If a dataset already exists, you will have to delete it before cloning from production again.


Be sure not to delete your production dataset! Add a check for the dataset name in the script itself in case you accidentally trigger a job on your production dataset.

You may also want to automatically clone your production dataset into a staging dataset. You could do this on a cron job or whenever a branch is merged in, but make sure you have a way to trigger it manually, in case you need to quickly do testing in a staging environment.

For Candicorp, we will use the Sanity API in a GitHub action to create the branch dataset.

We'll create two GitHub workflows: one to create the dataset when a developer pushes to a branch, and another to delete the dataset when the branch is merged. We'll only run these on branches that start with feature/ to ensure we don't accidentally delete our production or staging dataset. There are a couple of steps to set this up:

  1. The workflows will need the Sanity project ID and an API token in order to call the Sanity APIs. We can find the project ID in the Sanity management console at manage.sanity.io, and we can create a token under the “API” section of the management console. It should have the “manage datasets” permission.
  2. We save both the project ID and the API token in the secrets configuration for our GitHub repository, using the names SANITY_PROJECT and SANITY_TOKEN.
  3. To create the workflow that will generate our dataset when we push a new feature branch to GitHub, we create a file, .github/workflows/prepare-dataset.yml, in our repository:
name: Prepare Sanity Dataset
      # only run on feature branches, excluding production and staging just to be safe
      - 'feature/**'
      - '!production'
      - '!main'
      - '!staging'
    runs-on: ubuntu-latest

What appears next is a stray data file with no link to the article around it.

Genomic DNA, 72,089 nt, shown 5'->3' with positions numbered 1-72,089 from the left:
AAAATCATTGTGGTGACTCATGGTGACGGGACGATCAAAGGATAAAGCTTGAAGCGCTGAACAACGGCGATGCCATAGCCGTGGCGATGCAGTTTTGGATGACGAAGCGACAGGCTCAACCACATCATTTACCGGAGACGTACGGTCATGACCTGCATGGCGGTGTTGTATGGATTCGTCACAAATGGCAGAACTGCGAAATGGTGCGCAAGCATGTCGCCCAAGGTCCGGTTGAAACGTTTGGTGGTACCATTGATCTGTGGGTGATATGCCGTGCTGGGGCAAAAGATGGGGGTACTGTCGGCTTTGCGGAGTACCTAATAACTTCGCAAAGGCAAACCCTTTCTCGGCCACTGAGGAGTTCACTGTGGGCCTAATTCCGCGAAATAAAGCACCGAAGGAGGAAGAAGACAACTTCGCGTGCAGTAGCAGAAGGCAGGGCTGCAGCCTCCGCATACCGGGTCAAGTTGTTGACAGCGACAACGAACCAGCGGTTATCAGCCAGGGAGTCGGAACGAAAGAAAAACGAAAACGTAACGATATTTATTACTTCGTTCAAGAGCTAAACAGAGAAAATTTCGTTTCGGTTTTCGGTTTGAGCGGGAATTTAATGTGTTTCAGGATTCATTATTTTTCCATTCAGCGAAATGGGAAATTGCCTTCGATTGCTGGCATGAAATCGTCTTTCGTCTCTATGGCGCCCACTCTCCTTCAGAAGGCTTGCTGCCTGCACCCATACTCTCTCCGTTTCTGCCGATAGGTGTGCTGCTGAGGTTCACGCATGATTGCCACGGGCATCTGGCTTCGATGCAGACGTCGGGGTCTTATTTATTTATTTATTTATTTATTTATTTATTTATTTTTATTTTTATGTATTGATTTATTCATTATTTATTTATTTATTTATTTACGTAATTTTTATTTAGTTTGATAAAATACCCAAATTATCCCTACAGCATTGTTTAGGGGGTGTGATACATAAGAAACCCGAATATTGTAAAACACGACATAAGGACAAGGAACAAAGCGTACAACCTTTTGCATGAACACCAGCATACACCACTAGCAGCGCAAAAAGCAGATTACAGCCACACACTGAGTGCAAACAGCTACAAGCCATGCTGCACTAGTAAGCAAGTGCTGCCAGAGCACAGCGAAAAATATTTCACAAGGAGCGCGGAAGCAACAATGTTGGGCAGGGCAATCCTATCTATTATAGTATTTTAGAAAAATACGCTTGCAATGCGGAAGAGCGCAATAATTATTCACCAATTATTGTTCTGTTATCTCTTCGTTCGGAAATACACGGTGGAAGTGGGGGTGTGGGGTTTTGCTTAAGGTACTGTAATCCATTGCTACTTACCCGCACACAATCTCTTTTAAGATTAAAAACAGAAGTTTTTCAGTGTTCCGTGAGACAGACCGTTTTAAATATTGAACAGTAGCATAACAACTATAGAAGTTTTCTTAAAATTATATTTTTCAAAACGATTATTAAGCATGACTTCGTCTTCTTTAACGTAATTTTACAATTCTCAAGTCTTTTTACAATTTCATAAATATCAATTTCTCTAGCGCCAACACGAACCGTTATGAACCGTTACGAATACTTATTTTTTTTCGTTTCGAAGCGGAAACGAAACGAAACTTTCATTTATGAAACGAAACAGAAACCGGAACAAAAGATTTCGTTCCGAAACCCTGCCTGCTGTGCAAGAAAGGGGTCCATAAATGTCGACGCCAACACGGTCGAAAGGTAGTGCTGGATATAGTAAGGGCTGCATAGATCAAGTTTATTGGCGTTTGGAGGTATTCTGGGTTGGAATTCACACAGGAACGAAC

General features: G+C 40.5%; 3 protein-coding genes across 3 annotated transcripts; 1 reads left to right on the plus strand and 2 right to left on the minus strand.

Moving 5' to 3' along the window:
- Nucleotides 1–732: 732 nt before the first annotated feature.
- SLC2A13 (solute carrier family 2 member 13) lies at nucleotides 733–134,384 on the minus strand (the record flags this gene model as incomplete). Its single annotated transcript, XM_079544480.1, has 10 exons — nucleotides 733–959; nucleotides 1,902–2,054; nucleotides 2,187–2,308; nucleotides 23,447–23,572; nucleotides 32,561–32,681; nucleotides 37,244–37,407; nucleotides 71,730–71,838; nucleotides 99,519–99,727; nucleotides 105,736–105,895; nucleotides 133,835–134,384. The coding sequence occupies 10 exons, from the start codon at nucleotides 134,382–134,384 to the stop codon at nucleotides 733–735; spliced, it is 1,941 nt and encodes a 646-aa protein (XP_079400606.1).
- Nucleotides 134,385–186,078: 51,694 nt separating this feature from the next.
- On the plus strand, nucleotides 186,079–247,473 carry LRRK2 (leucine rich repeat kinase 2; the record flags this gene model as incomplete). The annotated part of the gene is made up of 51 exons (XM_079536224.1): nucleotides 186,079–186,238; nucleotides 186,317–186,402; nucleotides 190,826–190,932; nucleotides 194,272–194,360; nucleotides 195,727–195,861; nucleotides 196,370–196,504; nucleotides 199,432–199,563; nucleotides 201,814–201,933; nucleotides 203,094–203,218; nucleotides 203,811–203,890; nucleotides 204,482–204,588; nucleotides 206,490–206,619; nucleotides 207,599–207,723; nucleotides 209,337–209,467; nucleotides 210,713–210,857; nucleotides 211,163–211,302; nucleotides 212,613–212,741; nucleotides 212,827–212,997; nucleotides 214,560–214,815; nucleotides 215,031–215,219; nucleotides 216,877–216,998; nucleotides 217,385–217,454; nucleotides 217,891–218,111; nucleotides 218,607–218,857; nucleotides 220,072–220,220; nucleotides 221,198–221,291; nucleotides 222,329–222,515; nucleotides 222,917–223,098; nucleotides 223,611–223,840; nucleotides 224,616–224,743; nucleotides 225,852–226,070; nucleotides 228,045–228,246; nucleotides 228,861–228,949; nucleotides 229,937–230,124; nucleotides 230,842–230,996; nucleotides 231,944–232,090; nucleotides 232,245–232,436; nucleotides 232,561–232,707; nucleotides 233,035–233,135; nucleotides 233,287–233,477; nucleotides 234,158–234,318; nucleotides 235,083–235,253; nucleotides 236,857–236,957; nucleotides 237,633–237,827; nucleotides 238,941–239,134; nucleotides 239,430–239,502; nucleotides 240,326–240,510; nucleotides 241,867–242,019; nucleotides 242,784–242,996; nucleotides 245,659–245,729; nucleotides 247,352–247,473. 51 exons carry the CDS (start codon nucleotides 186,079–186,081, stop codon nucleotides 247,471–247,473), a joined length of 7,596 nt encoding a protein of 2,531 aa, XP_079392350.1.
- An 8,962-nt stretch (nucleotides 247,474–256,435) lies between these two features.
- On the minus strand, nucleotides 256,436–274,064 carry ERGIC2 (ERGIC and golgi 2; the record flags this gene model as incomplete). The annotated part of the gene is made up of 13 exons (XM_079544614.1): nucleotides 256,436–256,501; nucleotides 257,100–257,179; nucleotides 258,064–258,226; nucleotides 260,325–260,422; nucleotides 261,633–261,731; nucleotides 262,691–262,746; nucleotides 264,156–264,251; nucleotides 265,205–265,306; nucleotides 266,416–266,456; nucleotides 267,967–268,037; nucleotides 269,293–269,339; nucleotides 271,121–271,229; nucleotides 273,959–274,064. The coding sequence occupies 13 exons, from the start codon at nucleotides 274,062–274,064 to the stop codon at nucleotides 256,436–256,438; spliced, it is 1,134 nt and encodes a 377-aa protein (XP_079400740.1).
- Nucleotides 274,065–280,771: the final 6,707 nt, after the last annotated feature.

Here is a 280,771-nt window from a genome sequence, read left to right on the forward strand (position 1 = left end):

# define SANITY_TOKEN and SANITY_PROJECT in GitHub secrets config
      SANITY_TOKEN: ${{ secrets.SANITY_TOKEN }}
      - name: Double-check branch name
        # branch "feature/production" would trigger this action
        # so we will cancel the job if that happens
        run: |
          if [ ${GITHUB_REF##*/} = "production" ]; then exit 1; fi
          if [ ${GITHUB_REF##*/} = "main" ]; then exit 1; fi
      - name: Delete Existing Dataset
        # ${GITHUB_REF##*/} extracts everything after the last "/" for the dataset name
        run: |
          curl --request DELETE \
          --url https://api.sanity.io/v2021-06-07/projects/$SANITY_PROJECT/datasets/${GITHUB_REF##*/} \
          --header 'Authorization: Bearer '$SANITY_TOKEN
      - name: Clone dataset from production
        run: |
          curl --request PUT \
          --url https://api.sanity.io/v2021-06-07/projects/$SANITY_PROJECT/datasets/production/copy \
          --header 'Authorization: Bearer '$SANITY_TOKEN \
          --header 'Content-Type: application/json' \
          --data '{
          "targetDataset": "'${GITHUB_REF##*/}'",
          "skipHistory": true

4. To handle deleting a dataset when a pull request is merged, we commit a second workflow file, .github/workflows/cleanup-dataset.yml, to our repository:

name: Delete Sanity Dataset
  # the pull_request_target works in the context of the 
  # pull request base branch, so we can get the branch name
      # runs when the PR is closed
      - closed
    runs-on: ubuntu-latest
      # define SANITY_TOKEN and SANITY_PROJECT in GitHub secrets config
      SANITY_TOKEN: ${{ secrets.SANITY_TOKEN }}
      # define the branch name differently here
      - name: Double-check branch name
        # branch "feature/production" would trigger this action
        # so we will cancel the job if that happens
        run: |
          if [ ${GITHUB_HEAD_REF##*/} = "production" ]; then exit 1; fi
          if [ ${GITHUB_HEAD_REF##*/} = "main" ]; then exit 1; fi
          echo GITHUB_REF $GITHUB_REF
      - name: Delete Existing Dataset
        # ${GITHUB_REF##*/} extracts everything after the last "/" for the dataset name